Welcome to the course! We'll be starting off this week with the fundamentals of storytelling, brainstorming, and presentation. But Kevin also gives us a sneak peak and everything we'll be doing this month.
We start things off by hearing Kevin's story - how he began the RISK! storytelling podcast, and how learning to tell stories about himself opened up new opportunities.
Kevin explains why good storytelling will always have some amount of risk.
Let's dive into the mechanics of storytelling. Kevin takes us through the things that every single story needs to have.
As we continue to go through the fundamentals of storytelling, Kevin introduces the three kinds of business stories we're going to work on creating.
In this video, we talk about the particular business contexts for sharing stories. Spoiler: there's a lot of them.
In this lesson, we take a moment to skip to the end, and talk about why it's important to know your controlling idea before you start creating your story.
The next section of the workshop will focus on Steve Jobs' 2005 commencement speech at Standford University.
In this lesson, our workshop group discusses Steven Jobs' commencement address.
Now we get to work and begin brainstorming controlling ideas for our stories.
In this video, the workshop students share and refine some of their controlling ideas.
We've arrived at the next step of business storytelling construction: brainstorming life events that match our controlling ideas. Start thinking about the incidents and moments that might help illustrate the overall point you're trying to make.
In this lesson, Kevin takes us through some questions to help you brainstorm stories that might support your controlling idea.
Next up, we watch a talk by storyteller and keynote speaker Ty Bennett. Keep in mind as you watch how he stresses his controlling idea.
Welcome back! In this video, Kevin orients us for the kind of storytelling we're going to be doing this week.
Now, we hear from the workshop students, and discuss some of the problems and solutions of coming up with a purpose story.
We start in on crafting our stories by talking about the importance of scenic detail.
For the first of the senses, we cover sight, and the wealth of visual details that can bring atmosphere and emotion into a story.
Now we cover two slightly less common senses, smell and taste, which can nonetheless be evocative storytelling tools.
Finally we cover the expressions of the body and mind as ways to convey emotion and intimate detail.
Now that we've laid out some fundamentals and talked about enriching our stories with sensory detail, in this video we discuss purpose stories in-depth.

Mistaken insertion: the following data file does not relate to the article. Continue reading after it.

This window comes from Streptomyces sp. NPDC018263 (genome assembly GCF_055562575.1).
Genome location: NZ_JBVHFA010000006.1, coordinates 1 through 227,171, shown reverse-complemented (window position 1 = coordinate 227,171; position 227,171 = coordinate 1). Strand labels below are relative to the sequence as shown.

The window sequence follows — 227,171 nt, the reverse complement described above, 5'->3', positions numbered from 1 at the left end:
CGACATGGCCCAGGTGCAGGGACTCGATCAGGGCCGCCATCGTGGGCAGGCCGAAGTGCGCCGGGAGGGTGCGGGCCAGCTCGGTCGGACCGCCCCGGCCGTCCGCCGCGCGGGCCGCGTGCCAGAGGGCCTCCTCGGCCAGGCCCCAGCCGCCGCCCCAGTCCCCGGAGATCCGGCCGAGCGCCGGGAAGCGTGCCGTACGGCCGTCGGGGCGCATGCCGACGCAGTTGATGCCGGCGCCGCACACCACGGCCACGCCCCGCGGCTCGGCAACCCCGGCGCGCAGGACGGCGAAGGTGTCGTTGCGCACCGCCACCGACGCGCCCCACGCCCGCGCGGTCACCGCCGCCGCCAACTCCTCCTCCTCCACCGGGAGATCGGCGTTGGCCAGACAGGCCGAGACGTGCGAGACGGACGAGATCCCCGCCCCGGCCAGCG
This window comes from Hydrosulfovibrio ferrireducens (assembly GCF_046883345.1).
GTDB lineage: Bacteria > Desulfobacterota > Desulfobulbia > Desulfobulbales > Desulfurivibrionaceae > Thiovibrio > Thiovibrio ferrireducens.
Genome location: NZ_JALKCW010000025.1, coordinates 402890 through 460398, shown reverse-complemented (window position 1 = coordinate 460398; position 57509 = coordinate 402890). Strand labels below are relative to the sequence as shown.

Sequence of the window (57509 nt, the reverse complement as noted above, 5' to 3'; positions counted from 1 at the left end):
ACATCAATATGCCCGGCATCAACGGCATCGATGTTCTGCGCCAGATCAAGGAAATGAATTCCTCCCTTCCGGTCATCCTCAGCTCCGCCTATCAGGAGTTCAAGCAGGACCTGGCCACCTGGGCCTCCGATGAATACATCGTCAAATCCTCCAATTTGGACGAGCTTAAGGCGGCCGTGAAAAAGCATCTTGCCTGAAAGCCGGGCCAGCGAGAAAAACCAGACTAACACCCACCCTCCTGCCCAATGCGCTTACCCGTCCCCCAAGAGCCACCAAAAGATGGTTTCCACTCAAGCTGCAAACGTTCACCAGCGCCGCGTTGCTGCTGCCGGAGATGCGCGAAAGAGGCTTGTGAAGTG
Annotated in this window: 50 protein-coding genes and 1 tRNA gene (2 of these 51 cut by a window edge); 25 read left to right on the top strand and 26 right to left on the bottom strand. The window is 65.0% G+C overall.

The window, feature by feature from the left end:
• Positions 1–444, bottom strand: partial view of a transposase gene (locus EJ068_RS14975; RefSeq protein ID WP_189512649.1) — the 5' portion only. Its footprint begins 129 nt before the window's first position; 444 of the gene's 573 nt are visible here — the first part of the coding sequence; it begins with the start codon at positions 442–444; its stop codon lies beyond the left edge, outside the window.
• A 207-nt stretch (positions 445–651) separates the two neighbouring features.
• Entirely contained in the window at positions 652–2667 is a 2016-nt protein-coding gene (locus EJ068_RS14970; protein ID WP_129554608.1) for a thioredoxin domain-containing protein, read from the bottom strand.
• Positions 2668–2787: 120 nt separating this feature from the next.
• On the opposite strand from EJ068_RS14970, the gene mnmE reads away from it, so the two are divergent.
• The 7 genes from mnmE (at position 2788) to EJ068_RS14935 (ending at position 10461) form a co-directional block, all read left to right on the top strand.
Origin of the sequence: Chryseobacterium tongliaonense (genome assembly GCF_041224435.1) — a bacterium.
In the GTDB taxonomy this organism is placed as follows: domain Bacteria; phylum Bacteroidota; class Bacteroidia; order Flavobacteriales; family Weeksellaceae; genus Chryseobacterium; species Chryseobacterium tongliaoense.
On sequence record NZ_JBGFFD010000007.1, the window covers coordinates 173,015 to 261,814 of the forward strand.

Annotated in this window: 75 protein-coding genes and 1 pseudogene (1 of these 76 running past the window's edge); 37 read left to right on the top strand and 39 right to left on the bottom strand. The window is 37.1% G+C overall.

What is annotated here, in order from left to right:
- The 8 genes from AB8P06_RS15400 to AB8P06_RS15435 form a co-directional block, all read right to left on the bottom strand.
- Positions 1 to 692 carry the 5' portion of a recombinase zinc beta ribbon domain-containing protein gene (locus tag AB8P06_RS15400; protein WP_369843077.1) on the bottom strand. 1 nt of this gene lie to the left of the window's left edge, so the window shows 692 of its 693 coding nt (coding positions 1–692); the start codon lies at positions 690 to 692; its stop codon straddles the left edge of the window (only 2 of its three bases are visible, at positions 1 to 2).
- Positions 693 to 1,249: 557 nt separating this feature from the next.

In this video, Kevin helps us brainstorm scenarios that might work as good purpose stories. Keep your controlling idea in mind as you think about what might be a good purpose story for you.
Now we're going to take a look at the workshop student's stories, starting with Ryan's.
Identifying and amplifying the dramatic stakes of your story will help to pull your listeners in, upping their engagement level.
With everything you've learned about stakes in mind, now listen to Jamie's story.
Let's take a closer look at Jamie's story and her strengths and opportunities for growth.
We wrap up our first pass on purpose stories with the rest of the live workshop students.
Before we dive back into the workshop, let's recap what we've already covered and lay out a plan for the rest of Week 3.
Now that you've done some thinking about Kevin's story, watch the workshop students discuss it.
Kevin gives us another, business-centric example of a relationship story.
Now that we've become familiar with relationship stories, it's time to brainstorm material for our relationship stories.
We add one more puzzle piece that helps hold up a good story: narrative structure.
We put what we know about narrative structure into practice with two different story examples.
We finish up our discussion of narrative structure with both our real-world and fantasy examples.
Now we head back to the workshop students, and discuss the challenges of creating good narrative structure.
Now let's look at a student example of a relationship story from the workshop.
As we continue to work with the workshop students, Kevin offers some general tips for helping to shape good stories.
Welcome to the final week! We're going to wrap things up with possibility stories and some general pro-tips on how best to present any kind of story.
Let's tackle what a possibility story is and why it's a good fit for business storytelling.
Now we know what a possibility story is, let's look at a good example of one, from Doug Stevens.
In this video, Kevin talks about how to modulate story length by sticking to the essentials.
In this lesson, Kevin talks about vocal pacing, and how it can be applied to best fit the story you want to tell.
Now we cover eye contact, and the different vocal ticks, which can inform how you present a story.
Now that we've dealt with questions, Kevin asks another one: how much should you memorize or prepare your story in advance?
On the other hand, if you're asking to improvise a story, how do you sound prepared while being unprepared?
Kevin talks about visual aids, and how much they should feature in your storytelling.
Now, let's watch an example of a possibility story from one of the workshop students. Keep in mind everything Diedre does with her voice and body language.
Now that we're wrapping up, let's do some additional thinking about how our stories might fit specific contexts.
Your last assignment is to create a possibility story. Keep good presentation skills, story structure, and scenic detail in mind as you go.
Remember: the best story from this live course will get a cash prize. Make sure you submit yours!